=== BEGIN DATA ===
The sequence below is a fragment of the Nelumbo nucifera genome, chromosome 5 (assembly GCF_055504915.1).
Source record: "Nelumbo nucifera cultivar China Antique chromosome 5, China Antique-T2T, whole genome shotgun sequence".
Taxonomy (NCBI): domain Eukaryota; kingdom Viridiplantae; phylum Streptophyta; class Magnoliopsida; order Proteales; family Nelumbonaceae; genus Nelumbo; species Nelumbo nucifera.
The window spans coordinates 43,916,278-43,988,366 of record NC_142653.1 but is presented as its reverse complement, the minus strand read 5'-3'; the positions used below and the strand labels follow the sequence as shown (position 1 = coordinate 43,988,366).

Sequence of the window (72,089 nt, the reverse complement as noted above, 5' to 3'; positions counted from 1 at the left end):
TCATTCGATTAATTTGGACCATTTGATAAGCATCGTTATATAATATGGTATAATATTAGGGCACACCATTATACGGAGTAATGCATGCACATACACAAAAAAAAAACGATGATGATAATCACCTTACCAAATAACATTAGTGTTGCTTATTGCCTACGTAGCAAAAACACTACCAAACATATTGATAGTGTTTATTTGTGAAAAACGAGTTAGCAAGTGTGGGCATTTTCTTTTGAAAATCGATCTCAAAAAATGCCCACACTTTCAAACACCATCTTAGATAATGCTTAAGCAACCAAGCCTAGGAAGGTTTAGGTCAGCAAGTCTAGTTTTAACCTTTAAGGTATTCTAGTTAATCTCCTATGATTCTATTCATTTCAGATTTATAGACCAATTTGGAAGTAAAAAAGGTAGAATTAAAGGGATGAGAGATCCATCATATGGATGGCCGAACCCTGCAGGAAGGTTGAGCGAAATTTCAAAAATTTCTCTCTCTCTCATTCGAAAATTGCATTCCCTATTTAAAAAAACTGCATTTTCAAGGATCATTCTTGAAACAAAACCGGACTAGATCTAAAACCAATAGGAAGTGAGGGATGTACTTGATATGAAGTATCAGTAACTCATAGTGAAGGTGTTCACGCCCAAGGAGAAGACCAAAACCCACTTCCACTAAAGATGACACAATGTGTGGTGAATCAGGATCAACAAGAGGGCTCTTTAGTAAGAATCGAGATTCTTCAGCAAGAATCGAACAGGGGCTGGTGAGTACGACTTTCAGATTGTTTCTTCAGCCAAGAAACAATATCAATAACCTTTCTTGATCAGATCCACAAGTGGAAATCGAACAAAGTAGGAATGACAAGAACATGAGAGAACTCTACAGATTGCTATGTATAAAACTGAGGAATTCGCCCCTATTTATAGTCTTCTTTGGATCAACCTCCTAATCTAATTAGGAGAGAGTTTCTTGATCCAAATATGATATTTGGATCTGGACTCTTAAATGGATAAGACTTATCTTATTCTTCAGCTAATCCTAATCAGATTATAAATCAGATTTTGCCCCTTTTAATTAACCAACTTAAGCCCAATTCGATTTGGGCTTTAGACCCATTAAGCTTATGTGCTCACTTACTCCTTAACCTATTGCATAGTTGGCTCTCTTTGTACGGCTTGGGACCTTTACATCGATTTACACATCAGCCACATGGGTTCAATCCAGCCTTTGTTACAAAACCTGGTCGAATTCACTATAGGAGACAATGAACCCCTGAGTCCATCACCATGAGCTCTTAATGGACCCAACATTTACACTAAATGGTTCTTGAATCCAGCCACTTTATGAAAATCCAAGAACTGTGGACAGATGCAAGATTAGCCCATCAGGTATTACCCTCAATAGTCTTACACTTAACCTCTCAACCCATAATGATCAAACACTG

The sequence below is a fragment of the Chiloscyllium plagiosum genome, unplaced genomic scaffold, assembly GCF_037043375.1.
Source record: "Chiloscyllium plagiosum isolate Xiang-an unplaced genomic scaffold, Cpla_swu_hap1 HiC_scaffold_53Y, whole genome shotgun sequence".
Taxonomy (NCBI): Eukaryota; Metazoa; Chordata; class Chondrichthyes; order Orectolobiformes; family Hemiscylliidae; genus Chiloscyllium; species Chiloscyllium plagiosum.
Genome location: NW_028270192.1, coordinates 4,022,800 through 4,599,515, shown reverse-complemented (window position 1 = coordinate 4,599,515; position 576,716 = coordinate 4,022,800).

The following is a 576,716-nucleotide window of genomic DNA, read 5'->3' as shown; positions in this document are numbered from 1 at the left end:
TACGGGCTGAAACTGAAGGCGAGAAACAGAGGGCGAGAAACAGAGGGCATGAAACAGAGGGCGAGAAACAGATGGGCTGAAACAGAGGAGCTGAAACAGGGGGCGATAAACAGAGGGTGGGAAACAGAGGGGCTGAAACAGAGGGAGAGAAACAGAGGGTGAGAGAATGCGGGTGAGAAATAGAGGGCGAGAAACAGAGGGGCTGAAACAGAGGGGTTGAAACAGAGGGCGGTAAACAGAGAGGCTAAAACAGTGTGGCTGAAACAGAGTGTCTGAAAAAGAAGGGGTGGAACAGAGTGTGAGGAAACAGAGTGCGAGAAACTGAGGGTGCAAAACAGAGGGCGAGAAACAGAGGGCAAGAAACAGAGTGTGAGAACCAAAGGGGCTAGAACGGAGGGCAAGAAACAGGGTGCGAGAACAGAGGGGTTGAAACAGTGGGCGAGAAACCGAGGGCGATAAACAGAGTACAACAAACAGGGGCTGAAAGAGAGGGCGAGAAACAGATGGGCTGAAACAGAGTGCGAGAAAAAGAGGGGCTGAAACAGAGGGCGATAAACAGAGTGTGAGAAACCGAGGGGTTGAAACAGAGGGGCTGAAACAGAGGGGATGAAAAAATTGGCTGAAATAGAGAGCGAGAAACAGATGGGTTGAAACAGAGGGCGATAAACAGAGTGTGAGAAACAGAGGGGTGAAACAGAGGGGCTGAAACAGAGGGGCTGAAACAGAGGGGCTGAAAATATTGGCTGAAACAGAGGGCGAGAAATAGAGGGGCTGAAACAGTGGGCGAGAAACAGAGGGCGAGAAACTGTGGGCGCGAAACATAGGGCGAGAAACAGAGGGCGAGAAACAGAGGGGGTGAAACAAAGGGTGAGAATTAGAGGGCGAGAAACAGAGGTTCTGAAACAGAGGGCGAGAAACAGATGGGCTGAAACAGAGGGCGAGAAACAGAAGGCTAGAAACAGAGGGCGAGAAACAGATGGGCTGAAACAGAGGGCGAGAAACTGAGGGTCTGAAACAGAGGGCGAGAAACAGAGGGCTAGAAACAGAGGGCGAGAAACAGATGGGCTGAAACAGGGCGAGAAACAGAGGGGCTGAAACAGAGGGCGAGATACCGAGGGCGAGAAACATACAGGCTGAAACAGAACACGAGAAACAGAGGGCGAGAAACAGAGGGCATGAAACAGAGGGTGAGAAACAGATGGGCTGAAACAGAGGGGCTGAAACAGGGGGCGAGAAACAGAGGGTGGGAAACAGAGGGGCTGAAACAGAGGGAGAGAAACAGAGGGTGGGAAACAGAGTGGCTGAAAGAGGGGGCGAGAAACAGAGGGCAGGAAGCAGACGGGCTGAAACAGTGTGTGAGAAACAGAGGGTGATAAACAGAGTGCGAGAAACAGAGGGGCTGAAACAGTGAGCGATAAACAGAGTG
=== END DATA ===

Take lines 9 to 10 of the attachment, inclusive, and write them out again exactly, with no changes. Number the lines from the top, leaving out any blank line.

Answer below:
Taxonomy (NCBI): Eukaryota; Metazoa; Chordata; class Chondrichthyes; order Orectolobiformes; family Hemiscylliidae; genus Chiloscyllium; species Chiloscyllium plagiosum.
Genome location: NW_028270192.1, coordinates 4,022,800 through 4,599,515, shown reverse-complemented (window position 1 = coordinate 4,599,515; position 576,716 = coordinate 4,022,800).